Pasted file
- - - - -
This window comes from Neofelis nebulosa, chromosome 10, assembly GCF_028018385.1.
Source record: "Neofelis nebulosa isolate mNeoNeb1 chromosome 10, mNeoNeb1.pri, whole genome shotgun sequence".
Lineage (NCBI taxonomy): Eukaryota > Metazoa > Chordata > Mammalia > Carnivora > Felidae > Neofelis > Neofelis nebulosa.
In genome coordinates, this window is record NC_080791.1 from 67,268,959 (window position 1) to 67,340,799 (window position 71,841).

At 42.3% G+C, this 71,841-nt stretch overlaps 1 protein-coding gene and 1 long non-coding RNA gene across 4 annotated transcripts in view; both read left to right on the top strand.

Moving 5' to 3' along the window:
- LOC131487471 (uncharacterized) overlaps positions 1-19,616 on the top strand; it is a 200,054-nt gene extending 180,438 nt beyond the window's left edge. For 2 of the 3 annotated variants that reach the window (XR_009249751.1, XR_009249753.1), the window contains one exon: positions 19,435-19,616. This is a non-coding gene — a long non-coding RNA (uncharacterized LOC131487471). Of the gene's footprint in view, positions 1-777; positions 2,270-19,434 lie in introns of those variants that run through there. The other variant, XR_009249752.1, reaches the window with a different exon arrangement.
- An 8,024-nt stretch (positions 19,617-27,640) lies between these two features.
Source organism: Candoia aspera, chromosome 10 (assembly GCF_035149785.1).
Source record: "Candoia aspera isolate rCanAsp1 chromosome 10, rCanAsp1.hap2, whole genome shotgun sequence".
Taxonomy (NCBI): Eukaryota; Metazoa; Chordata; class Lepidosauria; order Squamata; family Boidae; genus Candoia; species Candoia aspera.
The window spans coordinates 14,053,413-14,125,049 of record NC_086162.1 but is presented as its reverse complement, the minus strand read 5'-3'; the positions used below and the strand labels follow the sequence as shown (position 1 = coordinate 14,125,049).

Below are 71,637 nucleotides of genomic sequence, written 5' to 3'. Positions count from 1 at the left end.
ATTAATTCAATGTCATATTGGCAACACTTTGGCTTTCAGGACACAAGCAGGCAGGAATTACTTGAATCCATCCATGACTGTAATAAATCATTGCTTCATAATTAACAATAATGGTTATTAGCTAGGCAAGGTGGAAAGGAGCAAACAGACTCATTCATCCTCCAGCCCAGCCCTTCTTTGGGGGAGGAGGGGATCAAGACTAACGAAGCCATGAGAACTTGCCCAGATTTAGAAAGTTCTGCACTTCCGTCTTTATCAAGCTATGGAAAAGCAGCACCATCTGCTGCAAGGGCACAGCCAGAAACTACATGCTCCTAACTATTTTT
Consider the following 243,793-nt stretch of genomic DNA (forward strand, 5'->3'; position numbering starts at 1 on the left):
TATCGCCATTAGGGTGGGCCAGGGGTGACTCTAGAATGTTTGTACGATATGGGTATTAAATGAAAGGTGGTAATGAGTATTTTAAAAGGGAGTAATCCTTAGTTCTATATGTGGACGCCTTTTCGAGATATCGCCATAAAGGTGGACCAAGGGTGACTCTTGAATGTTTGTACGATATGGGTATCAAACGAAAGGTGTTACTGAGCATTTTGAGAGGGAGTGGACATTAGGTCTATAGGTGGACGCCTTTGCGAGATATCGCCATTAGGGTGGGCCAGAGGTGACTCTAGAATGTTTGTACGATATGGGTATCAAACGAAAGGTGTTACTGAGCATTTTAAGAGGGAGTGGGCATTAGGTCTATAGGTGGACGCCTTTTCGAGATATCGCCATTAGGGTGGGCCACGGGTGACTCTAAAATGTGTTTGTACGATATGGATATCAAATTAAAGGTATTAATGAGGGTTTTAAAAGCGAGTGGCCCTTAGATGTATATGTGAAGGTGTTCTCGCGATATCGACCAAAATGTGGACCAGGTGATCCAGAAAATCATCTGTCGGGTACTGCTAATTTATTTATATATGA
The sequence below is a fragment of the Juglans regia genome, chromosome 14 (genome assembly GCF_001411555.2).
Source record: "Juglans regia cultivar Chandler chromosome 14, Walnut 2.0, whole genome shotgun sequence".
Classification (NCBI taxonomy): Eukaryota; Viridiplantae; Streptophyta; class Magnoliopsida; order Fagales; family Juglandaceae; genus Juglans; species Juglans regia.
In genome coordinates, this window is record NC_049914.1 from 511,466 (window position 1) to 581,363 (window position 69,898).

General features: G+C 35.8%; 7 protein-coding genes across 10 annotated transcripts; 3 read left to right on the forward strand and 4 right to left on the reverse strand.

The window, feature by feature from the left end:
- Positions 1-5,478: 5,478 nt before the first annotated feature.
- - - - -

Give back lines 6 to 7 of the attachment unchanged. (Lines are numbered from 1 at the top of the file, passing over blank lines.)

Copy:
Moving 5' to 3' along the window:
- LOC131487471 (uncharacterized) overlaps positions 1-19,616 on the top strand; it is a 200,054-nt gene extending 180,438 nt beyond the window's left edge. For 2 of the 3 annotated variants that reach the window (XR_009249751.1, XR_009249753.1), the window contains one exon: positions 19,435-19,616. This is a non-coding gene — a long non-coding RNA (uncharacterized LOC131487471). Of the gene's footprint in view, positions 1-777; positions 2,270-19,434 lie in introns of those variants that run through there. The other variant, XR_009249752.1, reaches the window with a different exon arrangement.